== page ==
The Telegraph
Since 1st March, 1999
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Drain bane grips Salt Lake
- Underground sewer lines choked by refuse from household pipes

Sewer lines in Salt Lake are under threat of a “major infrastructural problem”. And residents of the township are largely to be blamed, say Bidhannagar Municipality officials.

A number of residents have thrown the underground outlet system into jeopardy by connecting their drainage pipes with the sewer lines. Filth from the sewers, choked with refuse from the drainage lines, is spilling over on to the roads as a result.

While scooping out refuse from the sewers, civic workers found a lot of drainage waste mixed in it, which is possible only if the drainage lines are connected with the sewer lines. The rainwater, supposed to pass through the drainage line, is now flowing into the sewers, an official of Bidhannagar Municipality explained.

“Several residents of Salt Lake, knowingly or unknowingly, have connected their drainage outlets with the sewer lines. This will lead to a severe infrastructural problem during the monsoon,” said Ramesh Bar, chairman-in-council, sewerage and drainage, of Bidhannagar Municipality. “This is illegal and unfortunate. We are planning to slap fines on those who are continuing with this practice,” Bar added.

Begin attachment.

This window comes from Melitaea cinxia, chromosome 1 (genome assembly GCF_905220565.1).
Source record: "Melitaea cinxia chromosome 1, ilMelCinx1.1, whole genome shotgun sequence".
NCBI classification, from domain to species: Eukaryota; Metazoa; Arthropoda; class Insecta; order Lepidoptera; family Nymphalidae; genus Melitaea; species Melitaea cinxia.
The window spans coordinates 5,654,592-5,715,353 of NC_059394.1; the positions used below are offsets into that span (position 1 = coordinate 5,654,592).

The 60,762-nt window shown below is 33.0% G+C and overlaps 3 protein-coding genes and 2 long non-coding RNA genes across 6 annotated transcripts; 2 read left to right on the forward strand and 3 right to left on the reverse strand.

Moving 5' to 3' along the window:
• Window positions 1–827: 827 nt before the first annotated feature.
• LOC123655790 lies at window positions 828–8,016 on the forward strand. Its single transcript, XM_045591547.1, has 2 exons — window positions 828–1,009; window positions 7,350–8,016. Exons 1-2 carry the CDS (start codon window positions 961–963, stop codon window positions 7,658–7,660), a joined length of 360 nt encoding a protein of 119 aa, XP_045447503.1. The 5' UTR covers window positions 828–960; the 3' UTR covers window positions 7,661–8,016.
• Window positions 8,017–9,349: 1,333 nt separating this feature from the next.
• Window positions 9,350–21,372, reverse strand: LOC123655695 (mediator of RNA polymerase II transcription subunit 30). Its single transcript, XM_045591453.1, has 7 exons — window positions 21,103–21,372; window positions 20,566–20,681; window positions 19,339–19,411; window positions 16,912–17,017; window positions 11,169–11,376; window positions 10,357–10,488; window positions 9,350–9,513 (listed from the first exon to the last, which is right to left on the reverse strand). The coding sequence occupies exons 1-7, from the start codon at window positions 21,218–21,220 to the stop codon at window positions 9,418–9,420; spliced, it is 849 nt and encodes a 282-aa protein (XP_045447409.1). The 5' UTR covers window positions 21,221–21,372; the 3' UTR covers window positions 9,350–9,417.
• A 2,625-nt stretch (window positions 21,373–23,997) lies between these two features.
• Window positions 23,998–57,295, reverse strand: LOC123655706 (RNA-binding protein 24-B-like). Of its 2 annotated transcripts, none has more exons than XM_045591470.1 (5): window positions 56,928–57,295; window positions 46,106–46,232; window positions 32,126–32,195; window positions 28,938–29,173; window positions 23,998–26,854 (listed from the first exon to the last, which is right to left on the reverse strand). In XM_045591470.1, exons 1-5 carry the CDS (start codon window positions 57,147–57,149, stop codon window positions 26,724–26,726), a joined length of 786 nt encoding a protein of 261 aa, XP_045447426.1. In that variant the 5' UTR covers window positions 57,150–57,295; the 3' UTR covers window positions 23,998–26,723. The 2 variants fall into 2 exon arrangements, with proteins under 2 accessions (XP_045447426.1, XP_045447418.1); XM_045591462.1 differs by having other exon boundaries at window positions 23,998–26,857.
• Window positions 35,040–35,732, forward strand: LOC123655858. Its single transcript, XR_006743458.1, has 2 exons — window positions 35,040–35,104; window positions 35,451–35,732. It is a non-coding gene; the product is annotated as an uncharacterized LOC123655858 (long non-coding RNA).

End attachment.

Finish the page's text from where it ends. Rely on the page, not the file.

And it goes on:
Sewer lines in the township have choked in several places after the monsoon set in, pushing the filth on to the roads. “The problem is acute in Sectors I, II and III, and may soon snowball into a major infrastuctural hassle,” said ward 17’s CPM councillor Chandan Ghosh.

“The rest of the year, we have to operate the sewerage pumps for three hours, but now, they are on for more than 12 hours. Water pressure in the sewer lines has increased manifold,” said Dilip Gupta, executive engineer of the municipality. “During the rains, the drainage lines usually overflow. But in Salt Lake, sewer lines are overflowing instead,” an engineer of the municipality said. “It is surprising, as there has been no significant rise in the township’s population over the past few months, which might have exerted the sewer system.”

The civic authorities, however, admitted that deposition of silt in the sewer lines could be another cause for the spillover.

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